Reflecting and Projecting

Beijing’s increasingly asymmetric partnership with Moscow has rekindled speculation on whether China will push for the return of the vast tracts of land lost in the Amur Annexation. The punishment meted out to Zhou Libo for calling for just this is an indication of how unlikely such demands are to receive official backing, but the incident as a whole plays out like a satire of revanchism, exposing the fantasy of returning to a glorious past when what is and is not China’s was determined once and forevermore.

While history is often seen as what Song Dynasty scholar Sima Guang (司马光) termed a “comprehensive mirror” to better perceive the present, the unequal treatment allotted to the unequal treaties shows that the way we look back at the past is just as much a reflection of present exigencies. Sino-Russian partnership might have “no limits” according to the statement signed by Xi and Putin at their last tête-à-tête just days before the Ukraine invasion, but it does have a shelf life.

The Ins and Outs of the China Daily USA

The clacking of keyboards; a cacophony of ringing telephones; and the distant whirring of a printing press: such are the sights and sounds of the newsroom in the public’s imagination. Outdated though these may be, they still reveal the enduring priorities for any journalistic organization: writing, news gathering, and publishing.

So where does that leave a group like China Daily USA, one of the key overseas bases for the English-language daily newspaper published by the Chinese Communist Party’s “Central Leading Group on Foreign Propaganda” (中央对外宣传小组)? According to its latest filings to the US government, the paper makes no profit, spends little on reporting, and outsources printing to major American newspapers in the markets where editions are distributed.

Between June and October 2022, China Daily USA brought in just over 102,000 dollars in advertising profits and a mere 13,000 dollars from subscriptions. The lion’s share of “revenue”— about 98 percent—came in the form of a handout totaling over five million dollars direct from China Daily headquarters in Beijing. For perspective, subscriptions and advertising accounted for 67 percent and 23 percent of revenues for The New York Times, respectively, in 2022, according to the latest annual report from the paper of record.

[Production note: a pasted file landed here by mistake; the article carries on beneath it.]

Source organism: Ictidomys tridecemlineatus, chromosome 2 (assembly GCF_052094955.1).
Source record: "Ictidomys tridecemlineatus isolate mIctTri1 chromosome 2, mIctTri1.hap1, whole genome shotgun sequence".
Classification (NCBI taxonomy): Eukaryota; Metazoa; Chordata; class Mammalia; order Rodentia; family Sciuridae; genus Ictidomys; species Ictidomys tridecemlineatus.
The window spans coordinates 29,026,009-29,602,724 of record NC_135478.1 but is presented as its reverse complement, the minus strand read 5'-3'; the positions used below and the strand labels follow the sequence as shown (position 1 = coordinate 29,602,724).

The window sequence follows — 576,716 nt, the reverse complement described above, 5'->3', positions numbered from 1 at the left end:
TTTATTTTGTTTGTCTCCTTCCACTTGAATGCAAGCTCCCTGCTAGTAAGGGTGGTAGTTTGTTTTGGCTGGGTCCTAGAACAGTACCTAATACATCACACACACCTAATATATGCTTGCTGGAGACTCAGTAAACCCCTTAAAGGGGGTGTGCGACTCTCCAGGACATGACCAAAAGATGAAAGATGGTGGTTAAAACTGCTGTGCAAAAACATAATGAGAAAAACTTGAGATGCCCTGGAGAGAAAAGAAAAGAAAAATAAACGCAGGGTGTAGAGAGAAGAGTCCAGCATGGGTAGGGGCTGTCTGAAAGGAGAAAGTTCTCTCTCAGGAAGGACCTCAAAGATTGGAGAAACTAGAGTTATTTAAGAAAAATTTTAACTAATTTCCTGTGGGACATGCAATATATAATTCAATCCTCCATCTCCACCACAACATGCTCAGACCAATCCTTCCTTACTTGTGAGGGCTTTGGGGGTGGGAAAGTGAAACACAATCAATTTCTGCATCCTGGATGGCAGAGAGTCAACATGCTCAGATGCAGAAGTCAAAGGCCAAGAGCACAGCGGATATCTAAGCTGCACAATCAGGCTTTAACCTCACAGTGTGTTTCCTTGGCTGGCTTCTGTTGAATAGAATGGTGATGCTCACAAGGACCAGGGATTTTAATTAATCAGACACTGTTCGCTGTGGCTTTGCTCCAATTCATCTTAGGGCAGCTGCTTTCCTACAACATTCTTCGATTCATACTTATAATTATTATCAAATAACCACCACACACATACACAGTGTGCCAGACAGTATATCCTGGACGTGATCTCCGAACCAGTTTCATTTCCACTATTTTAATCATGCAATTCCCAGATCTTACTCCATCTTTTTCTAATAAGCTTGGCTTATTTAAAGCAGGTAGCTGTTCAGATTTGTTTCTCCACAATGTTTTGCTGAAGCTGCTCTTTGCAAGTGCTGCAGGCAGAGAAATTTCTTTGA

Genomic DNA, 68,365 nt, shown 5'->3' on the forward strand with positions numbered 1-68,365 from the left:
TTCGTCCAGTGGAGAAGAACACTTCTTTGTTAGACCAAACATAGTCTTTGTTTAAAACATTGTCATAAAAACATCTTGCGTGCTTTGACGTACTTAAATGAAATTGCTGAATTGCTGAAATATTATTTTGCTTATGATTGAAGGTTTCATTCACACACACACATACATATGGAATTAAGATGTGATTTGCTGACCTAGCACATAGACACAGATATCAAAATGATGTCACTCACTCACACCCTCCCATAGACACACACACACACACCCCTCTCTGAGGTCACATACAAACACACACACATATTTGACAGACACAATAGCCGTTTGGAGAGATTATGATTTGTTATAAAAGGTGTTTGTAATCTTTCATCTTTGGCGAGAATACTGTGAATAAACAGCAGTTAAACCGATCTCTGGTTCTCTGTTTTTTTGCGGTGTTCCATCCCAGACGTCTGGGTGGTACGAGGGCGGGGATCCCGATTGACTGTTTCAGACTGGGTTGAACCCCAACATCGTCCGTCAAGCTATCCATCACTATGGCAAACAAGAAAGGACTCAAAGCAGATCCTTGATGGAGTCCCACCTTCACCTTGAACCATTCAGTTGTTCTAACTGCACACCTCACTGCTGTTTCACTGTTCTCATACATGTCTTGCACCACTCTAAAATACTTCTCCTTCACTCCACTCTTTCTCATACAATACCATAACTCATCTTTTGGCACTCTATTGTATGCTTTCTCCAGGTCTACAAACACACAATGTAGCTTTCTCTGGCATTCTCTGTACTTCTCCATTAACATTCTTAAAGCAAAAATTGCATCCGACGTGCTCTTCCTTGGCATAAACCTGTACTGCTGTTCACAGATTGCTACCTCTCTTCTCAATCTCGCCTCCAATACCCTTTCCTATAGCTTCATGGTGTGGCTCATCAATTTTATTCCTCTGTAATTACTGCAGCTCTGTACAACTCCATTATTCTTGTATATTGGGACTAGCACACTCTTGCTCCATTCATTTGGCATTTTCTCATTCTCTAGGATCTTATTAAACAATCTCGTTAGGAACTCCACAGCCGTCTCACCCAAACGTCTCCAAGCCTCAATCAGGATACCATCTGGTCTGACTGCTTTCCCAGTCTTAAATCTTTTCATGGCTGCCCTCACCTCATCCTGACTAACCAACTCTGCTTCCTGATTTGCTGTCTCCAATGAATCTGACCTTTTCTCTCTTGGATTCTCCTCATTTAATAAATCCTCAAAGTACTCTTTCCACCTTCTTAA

Subscription revenues for China Daily USA, at just 13,546.25 for the period, are barely visible.

During the same six-month period, China Daily USA spent 604,974 dollars on payroll expenses to its stateside staff but well over twice that amount on “advertisement expenses” paid out to publications including TIME, Foreign Policy, USA Today, the Financial Times, and the Los Angeles Times.

This is a staggering amount to spend on advertising in an industry generally expected to make money from advertising. The picture gets more curious when one considers how the ads China Daily USA buys are designed to masquerade as news.

Most if not all of the payments to major US newspapers labelled as advertising in the latest filing would have paid for the printing and placement of the news-like “China Watch” supplement — eight pages of flattering coverage of the Chinese leadership and its policies designed to pass as legitimate reporting by virtue of its insertion inside the pages of trusted US news sources. While these supplements are labelled as “advertisements” by the host papers, it is left to US readers themselves to recognize them for what they are: state-sponsored propaganda.